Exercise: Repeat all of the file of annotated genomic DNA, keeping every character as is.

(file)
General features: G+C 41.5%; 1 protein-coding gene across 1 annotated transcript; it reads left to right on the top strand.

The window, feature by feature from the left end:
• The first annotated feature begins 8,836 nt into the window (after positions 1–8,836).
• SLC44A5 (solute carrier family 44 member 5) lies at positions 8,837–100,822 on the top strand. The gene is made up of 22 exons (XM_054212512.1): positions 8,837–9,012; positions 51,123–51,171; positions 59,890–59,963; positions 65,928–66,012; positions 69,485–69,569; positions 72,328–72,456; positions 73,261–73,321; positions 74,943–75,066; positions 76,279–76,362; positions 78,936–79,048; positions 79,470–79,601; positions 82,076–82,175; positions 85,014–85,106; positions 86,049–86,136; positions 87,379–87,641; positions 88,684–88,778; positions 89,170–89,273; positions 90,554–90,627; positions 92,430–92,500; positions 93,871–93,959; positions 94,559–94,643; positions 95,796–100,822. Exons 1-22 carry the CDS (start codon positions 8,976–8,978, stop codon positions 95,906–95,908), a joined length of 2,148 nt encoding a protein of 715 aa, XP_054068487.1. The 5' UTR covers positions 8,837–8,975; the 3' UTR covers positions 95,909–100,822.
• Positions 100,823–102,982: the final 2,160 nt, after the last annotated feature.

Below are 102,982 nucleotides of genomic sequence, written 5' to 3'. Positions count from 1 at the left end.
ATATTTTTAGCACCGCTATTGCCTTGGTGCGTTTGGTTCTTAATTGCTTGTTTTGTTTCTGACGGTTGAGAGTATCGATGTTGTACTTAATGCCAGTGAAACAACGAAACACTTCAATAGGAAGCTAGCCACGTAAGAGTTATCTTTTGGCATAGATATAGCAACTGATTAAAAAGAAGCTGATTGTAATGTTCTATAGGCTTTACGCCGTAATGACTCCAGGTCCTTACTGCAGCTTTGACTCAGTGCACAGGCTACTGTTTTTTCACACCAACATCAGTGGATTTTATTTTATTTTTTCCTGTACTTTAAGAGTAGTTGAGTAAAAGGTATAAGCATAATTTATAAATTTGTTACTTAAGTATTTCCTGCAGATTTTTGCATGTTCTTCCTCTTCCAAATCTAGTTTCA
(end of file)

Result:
General features: G+C 41.5%; 1 protein-coding gene across 1 annotated transcript; it reads left to right on the top strand.

The window, feature by feature from the left end:
• The first annotated feature begins 8,836 nt into the window (after positions 1–8,836).
• SLC44A5 (solute carrier family 44 member 5) lies at positions 8,837–100,822 on the top strand. The gene is made up of 22 exons (XM_054212512.1): positions 8,837–9,012; positions 51,123–51,171; positions 59,890–59,963; positions 65,928–66,012; positions 69,485–69,569; positions 72,328–72,456; positions 73,261–73,321; positions 74,943–75,066; positions 76,279–76,362; positions 78,936–79,048; positions 79,470–79,601; positions 82,076–82,175; positions 85,014–85,106; positions 86,049–86,136; positions 87,379–87,641; positions 88,684–88,778; positions 89,170–89,273; positions 90,554–90,627; positions 92,430–92,500; positions 93,871–93,959; positions 94,559–94,643; positions 95,796–100,822. Exons 1-22 carry the CDS (start codon positions 8,976–8,978, stop codon positions 95,906–95,908), a joined length of 2,148 nt encoding a protein of 715 aa, XP_054068487.1. The 5' UTR covers positions 8,837–8,975; the 3' UTR covers positions 95,909–100,822.
• Positions 100,823–102,982: the final 2,160 nt, after the last annotated feature.

Below are 102,982 nucleotides of genomic sequence, written 5' to 3'. Positions count from 1 at the left end.
ATATTTTTAGCACCGCTATTGCCTTGGTGCGTTTGGTTCTTAATTGCTTGTTTTGTTTCTGACGGTTGAGAGTATCGATGTTGTACTTAATGCCAGTGAAACAACGAAACACTTCAATAGGAAGCTAGCCACGTAAGAGTTATCTTTTGGCATAGATATAGCAACTGATTAAAAAGAAGCTGATTGTAATGTTCTATAGGCTTTACGCCGTAATGACTCCAGGTCCTTACTGCAGCTTTGACTCAGTGCACAGGCTACTGTTTTTTCACACCAACATCAGTGGATTTTATTTTATTTTTTCCTGTACTTTAAGAGTAGTTGAGTAAAAGGTATAAGCATAATTTATAAATTTGTTACTTAAGTATTTCCTGCAGATTTTTGCATGTTCTTCCTCTTCCAAATCTAGTTTCA